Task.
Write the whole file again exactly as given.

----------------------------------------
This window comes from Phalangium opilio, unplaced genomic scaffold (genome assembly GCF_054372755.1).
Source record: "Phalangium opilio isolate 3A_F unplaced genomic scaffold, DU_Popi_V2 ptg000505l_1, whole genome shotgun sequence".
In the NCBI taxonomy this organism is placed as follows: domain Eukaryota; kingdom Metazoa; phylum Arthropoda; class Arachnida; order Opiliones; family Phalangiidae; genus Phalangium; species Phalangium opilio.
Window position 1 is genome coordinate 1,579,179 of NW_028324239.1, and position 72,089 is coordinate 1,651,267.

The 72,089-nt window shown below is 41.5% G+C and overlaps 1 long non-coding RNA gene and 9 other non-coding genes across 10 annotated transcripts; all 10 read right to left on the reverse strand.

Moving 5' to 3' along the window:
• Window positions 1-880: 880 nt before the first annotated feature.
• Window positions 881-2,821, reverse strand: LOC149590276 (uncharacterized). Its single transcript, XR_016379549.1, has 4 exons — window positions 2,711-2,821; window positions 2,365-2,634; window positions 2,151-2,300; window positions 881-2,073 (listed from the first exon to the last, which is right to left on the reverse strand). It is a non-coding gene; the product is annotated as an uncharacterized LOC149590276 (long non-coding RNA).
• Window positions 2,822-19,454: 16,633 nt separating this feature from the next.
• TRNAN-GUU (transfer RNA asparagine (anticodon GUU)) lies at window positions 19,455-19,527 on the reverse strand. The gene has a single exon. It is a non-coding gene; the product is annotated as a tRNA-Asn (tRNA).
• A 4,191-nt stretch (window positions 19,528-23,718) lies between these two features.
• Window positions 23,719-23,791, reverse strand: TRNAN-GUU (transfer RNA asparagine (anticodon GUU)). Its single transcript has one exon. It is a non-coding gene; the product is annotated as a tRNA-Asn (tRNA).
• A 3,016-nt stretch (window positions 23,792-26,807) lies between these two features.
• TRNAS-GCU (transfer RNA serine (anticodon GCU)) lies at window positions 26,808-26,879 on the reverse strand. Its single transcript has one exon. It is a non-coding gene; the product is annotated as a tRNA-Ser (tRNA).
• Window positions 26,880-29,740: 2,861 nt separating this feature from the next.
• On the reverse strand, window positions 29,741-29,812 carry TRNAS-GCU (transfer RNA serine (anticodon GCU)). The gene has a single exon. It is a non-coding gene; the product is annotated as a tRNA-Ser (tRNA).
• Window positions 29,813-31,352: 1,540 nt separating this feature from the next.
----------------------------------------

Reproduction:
This window comes from Phalangium opilio, unplaced genomic scaffold (genome assembly GCF_054372755.1).
Source record: "Phalangium opilio isolate 3A_F unplaced genomic scaffold, DU_Popi_V2 ptg000505l_1, whole genome shotgun sequence".
In the NCBI taxonomy this organism is placed as follows: domain Eukaryota; kingdom Metazoa; phylum Arthropoda; class Arachnida; order Opiliones; family Phalangiidae; genus Phalangium; species Phalangium opilio.
Window position 1 is genome coordinate 1,579,179 of NW_028324239.1, and position 72,089 is coordinate 1,651,267.

The 72,089-nt window shown below is 41.5% G+C and overlaps 1 long non-coding RNA gene and 9 other non-coding genes across 10 annotated transcripts; all 10 read right to left on the reverse strand.

Moving 5' to 3' along the window:
• Window positions 1-880: 880 nt before the first annotated feature.
• Window positions 881-2,821, reverse strand: LOC149590276 (uncharacterized). Its single transcript, XR_016379549.1, has 4 exons — window positions 2,711-2,821; window positions 2,365-2,634; window positions 2,151-2,300; window positions 881-2,073 (listed from the first exon to the last, which is right to left on the reverse strand). It is a non-coding gene; the product is annotated as an uncharacterized LOC149590276 (long non-coding RNA).
• Window positions 2,822-19,454: 16,633 nt separating this feature from the next.
• TRNAN-GUU (transfer RNA asparagine (anticodon GUU)) lies at window positions 19,455-19,527 on the reverse strand. The gene has a single exon. It is a non-coding gene; the product is annotated as a tRNA-Asn (tRNA).
• A 4,191-nt stretch (window positions 19,528-23,718) lies between these two features.
• Window positions 23,719-23,791, reverse strand: TRNAN-GUU (transfer RNA asparagine (anticodon GUU)). Its single transcript has one exon. It is a non-coding gene; the product is annotated as a tRNA-Asn (tRNA).
• A 3,016-nt stretch (window positions 23,792-26,807) lies between these two features.
• TRNAS-GCU (transfer RNA serine (anticodon GCU)) lies at window positions 26,808-26,879 on the reverse strand. Its single transcript has one exon. It is a non-coding gene; the product is annotated as a tRNA-Ser (tRNA).
• Window positions 26,880-29,740: 2,861 nt separating this feature from the next.
• On the reverse strand, window positions 29,741-29,812 carry TRNAS-GCU (transfer RNA serine (anticodon GCU)). The gene has a single exon. It is a non-coding gene; the product is annotated as a tRNA-Ser (tRNA).
• Window positions 29,813-31,352: 1,540 nt separating this feature from the next.